Hundreds killed after major quake triggered tsunami in Japan on Friday.
A massive tsunami unleashed by the most powerful earthquake on record to hit Japan caused widespread damage across the nation's Pacific coast yesterday, killing hundreds and injuring an untold number.
The wall of water reports said it was as high as 10m in some parts tossed largeships around like rubber dinghies dragged vehicles as if they were toys and destroyed buildings across a wide area.
The tsunami washed tonnes of debris several kilometres inland and placed large swathes of coastal cities underwater, ripping up highways and downing phone lines. In one episode, the Kyoto news agency said the churning waves washed away a boat with 100 peoples aboard.
Late Friday night, reports began emerging that a passenger train had gone missing in a coastal area. There was no information on the number of people aboard.
Police in the coastal city of Sendai reported finding more than 200 bodies and dispatched about dead or missing people continued to trickle in late into the night.
But rescue efforts are just getting under way and it is likely the final death toll and full extent of devastation will only be known in the coming days.
The magnitude 8.9 quake occurred about 128km off Japan's north-east coast and triggered tsunami warning across much of the Pacific Ocean, including as far away as South America.
But as the hours ticked by, that threat receded, with many countries which had braced themselves for inundation reporting that only small waves reached their shores.
Nevertheless, the fear of a repeat of the 2004 tsunami disaster sent thousands in South-East Asia, including Indonesian and the Philippines, rushing inland and towards higher ground.
By late Sat night, the tsunami travelling at the speed of a jet aircraft, had reach Hawaii, but was much smaller than feared. Waves reached about 30 cm in height, bringing relief to an edgy populance that had endured a night with the sound of warning sirens blaring.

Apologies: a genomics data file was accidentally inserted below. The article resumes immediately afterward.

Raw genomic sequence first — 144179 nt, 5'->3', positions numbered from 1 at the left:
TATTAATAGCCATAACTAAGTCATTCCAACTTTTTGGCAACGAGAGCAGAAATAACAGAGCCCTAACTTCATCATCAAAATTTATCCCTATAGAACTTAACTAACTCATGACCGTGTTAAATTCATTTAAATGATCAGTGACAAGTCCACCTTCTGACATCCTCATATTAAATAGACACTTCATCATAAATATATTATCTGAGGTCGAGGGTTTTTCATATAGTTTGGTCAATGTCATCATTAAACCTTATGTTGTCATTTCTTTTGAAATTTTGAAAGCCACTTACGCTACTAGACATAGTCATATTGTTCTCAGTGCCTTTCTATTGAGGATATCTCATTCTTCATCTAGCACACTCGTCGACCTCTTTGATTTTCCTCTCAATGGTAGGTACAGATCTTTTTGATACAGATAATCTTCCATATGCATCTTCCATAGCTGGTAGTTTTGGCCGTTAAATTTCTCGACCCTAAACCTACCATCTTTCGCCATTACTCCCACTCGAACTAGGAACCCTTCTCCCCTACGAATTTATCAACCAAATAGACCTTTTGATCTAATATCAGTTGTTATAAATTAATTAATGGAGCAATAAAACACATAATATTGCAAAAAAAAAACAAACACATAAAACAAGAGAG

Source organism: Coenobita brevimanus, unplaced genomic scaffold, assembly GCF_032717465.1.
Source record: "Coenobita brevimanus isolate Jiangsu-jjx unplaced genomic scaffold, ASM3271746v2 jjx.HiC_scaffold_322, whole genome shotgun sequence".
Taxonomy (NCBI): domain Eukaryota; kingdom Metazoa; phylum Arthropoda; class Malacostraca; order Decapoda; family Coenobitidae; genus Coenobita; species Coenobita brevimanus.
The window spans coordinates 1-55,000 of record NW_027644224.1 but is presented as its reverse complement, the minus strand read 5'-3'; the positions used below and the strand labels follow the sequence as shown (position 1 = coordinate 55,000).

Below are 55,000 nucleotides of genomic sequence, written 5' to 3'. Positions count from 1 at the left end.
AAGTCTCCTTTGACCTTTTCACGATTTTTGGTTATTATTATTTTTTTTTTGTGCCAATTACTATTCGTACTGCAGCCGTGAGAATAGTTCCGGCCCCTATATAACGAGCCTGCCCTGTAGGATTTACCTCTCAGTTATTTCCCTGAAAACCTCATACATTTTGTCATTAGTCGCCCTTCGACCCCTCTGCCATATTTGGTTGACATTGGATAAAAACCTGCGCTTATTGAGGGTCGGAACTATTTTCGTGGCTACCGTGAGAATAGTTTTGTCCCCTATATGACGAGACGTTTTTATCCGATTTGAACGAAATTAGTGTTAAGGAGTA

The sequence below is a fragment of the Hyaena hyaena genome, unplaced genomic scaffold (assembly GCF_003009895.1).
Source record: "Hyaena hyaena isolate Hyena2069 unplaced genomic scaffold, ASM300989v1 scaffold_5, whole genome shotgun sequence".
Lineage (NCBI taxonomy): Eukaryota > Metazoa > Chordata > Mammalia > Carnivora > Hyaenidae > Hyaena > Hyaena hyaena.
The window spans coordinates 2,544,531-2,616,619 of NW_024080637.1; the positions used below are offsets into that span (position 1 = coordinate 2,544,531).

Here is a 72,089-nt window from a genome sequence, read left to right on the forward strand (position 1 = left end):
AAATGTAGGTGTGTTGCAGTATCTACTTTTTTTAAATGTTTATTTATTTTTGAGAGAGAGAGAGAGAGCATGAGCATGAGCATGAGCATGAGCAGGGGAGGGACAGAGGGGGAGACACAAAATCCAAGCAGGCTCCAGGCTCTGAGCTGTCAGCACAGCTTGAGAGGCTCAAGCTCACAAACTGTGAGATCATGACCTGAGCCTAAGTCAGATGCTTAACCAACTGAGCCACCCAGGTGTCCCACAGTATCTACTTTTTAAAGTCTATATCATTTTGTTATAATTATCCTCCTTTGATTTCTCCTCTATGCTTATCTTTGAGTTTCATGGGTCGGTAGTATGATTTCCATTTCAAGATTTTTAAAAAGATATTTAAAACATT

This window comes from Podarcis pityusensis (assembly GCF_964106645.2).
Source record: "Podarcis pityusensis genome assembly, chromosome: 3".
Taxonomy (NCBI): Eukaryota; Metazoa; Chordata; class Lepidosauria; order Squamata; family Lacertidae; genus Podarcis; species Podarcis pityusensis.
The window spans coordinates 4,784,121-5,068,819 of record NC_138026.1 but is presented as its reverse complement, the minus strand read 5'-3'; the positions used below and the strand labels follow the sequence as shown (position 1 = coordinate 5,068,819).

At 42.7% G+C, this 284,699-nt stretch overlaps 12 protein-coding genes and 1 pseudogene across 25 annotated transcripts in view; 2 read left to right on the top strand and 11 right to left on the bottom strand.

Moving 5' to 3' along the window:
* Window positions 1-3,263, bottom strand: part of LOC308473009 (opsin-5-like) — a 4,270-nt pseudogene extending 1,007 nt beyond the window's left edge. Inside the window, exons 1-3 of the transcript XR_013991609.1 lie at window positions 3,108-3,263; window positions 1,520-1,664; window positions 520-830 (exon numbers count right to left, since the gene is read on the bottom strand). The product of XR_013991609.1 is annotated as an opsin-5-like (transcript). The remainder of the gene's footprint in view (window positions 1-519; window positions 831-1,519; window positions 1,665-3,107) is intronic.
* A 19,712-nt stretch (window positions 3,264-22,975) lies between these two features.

The authorities on the west coast of the United States and elsewhere, however, were still steeling themselves for impact. The waves are projected to make landfall there early this morning.
Japan's Pacific coast fared much worse. As many in the country watched in horror on live TV. An unlikely spectacle made possible by the practice of networks here to switch to quake programming whenever a major one hits. A tolling wall of brackish water gobbled up boats, cars, farmland and highways near the Natori river.
Live pictures also showed the runway at Sendai airport being turned into a river, and another gathering storm offshore heading towards the stricken city.
I have never seen anything like this said Mr Ken Hoshi, a local government official in Ishinomaki, a port city in Miyagi prefecture where Sendai is located.
Similar scenes unfolded at dozens of cities and villages along the coast.
In Tokyo, Prime Minister Naoto Kan acknowledged that widespread damage had been caused by the tsunami.ea
Chief government spokesman Yukio Edano told the Associated Press: "Our initial assessment indicates that there has already been enormous damage.